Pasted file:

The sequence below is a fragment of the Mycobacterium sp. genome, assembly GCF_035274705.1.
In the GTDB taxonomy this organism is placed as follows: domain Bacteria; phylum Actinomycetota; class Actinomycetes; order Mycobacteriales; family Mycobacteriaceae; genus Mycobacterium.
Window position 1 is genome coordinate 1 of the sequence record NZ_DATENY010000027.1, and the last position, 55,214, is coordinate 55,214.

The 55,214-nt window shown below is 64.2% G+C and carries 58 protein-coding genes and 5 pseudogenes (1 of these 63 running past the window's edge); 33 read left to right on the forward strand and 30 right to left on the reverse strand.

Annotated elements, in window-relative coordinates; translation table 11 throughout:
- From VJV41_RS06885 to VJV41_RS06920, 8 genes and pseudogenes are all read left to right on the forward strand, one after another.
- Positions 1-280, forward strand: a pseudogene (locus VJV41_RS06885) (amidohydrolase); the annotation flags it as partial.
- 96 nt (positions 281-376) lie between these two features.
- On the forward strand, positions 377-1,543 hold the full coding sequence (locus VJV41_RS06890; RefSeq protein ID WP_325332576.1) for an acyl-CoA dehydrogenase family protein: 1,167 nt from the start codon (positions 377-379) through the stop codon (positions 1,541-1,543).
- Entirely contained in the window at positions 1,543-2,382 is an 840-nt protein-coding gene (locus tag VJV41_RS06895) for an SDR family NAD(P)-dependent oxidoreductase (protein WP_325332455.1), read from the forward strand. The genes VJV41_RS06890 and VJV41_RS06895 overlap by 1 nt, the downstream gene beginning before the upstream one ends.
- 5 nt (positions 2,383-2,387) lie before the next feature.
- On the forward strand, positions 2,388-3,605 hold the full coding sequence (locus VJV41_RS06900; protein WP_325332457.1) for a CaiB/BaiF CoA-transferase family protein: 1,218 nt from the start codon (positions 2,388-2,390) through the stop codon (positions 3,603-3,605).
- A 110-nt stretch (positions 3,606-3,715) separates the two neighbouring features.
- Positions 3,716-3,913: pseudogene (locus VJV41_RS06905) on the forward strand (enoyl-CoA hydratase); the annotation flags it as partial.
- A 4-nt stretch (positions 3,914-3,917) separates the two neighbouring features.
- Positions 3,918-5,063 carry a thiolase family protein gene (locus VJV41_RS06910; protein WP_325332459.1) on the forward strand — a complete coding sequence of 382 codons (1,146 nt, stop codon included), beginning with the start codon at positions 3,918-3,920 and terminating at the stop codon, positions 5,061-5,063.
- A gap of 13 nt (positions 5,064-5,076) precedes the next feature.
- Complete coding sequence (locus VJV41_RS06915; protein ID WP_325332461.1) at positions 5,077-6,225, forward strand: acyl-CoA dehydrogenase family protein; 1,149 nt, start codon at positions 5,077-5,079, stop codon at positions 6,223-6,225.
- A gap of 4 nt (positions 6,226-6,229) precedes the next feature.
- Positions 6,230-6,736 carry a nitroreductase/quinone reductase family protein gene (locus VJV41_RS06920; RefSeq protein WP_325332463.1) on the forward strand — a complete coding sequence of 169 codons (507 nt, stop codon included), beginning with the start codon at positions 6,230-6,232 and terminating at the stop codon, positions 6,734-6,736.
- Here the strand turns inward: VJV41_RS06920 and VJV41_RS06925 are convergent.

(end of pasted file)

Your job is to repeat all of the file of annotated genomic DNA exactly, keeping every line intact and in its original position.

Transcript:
The sequence below is a fragment of the Mycobacterium sp. genome, assembly GCF_035274705.1.
In the GTDB taxonomy this organism is placed as follows: domain Bacteria; phylum Actinomycetota; class Actinomycetes; order Mycobacteriales; family Mycobacteriaceae; genus Mycobacterium.
Window position 1 is genome coordinate 1 of the sequence record NZ_DATENY010000027.1, and the last position, 55,214, is coordinate 55,214.

The 55,214-nt window shown below is 64.2% G+C and carries 58 protein-coding genes and 5 pseudogenes (1 of these 63 running past the window's edge); 33 read left to right on the forward strand and 30 right to left on the reverse strand.

Annotated elements, in window-relative coordinates; translation table 11 throughout:
- From VJV41_RS06885 to VJV41_RS06920, 8 genes and pseudogenes are all read left to right on the forward strand, one after another.
- Positions 1-280, forward strand: a pseudogene (locus VJV41_RS06885) (amidohydrolase); the annotation flags it as partial.
- 96 nt (positions 281-376) lie between these two features.
- On the forward strand, positions 377-1,543 hold the full coding sequence (locus VJV41_RS06890; RefSeq protein ID WP_325332576.1) for an acyl-CoA dehydrogenase family protein: 1,167 nt from the start codon (positions 377-379) through the stop codon (positions 1,541-1,543).
- Entirely contained in the window at positions 1,543-2,382 is an 840-nt protein-coding gene (locus tag VJV41_RS06895) for an SDR family NAD(P)-dependent oxidoreductase (protein WP_325332455.1), read from the forward strand. The genes VJV41_RS06890 and VJV41_RS06895 overlap by 1 nt, the downstream gene beginning before the upstream one ends.
- 5 nt (positions 2,383-2,387) lie before the next feature.
- On the forward strand, positions 2,388-3,605 hold the full coding sequence (locus VJV41_RS06900; protein WP_325332457.1) for a CaiB/BaiF CoA-transferase family protein: 1,218 nt from the start codon (positions 2,388-2,390) through the stop codon (positions 3,603-3,605).
- A 110-nt stretch (positions 3,606-3,715) separates the two neighbouring features.
- Positions 3,716-3,913: pseudogene (locus VJV41_RS06905) on the forward strand (enoyl-CoA hydratase); the annotation flags it as partial.
- A 4-nt stretch (positions 3,914-3,917) separates the two neighbouring features.
- Positions 3,918-5,063 carry a thiolase family protein gene (locus VJV41_RS06910; protein WP_325332459.1) on the forward strand — a complete coding sequence of 382 codons (1,146 nt, stop codon included), beginning with the start codon at positions 3,918-3,920 and terminating at the stop codon, positions 5,061-5,063.
- A gap of 13 nt (positions 5,064-5,076) precedes the next feature.
- Complete coding sequence (locus VJV41_RS06915; protein ID WP_325332461.1) at positions 5,077-6,225, forward strand: acyl-CoA dehydrogenase family protein; 1,149 nt, start codon at positions 5,077-5,079, stop codon at positions 6,223-6,225.
- A gap of 4 nt (positions 6,226-6,229) precedes the next feature.
- Positions 6,230-6,736 carry a nitroreductase/quinone reductase family protein gene (locus VJV41_RS06920; RefSeq protein WP_325332463.1) on the forward strand — a complete coding sequence of 169 codons (507 nt, stop codon included), beginning with the start codon at positions 6,230-6,232 and terminating at the stop codon, positions 6,734-6,736.
- Here the strand turns inward: VJV41_RS06920 and VJV41_RS06925 are convergent.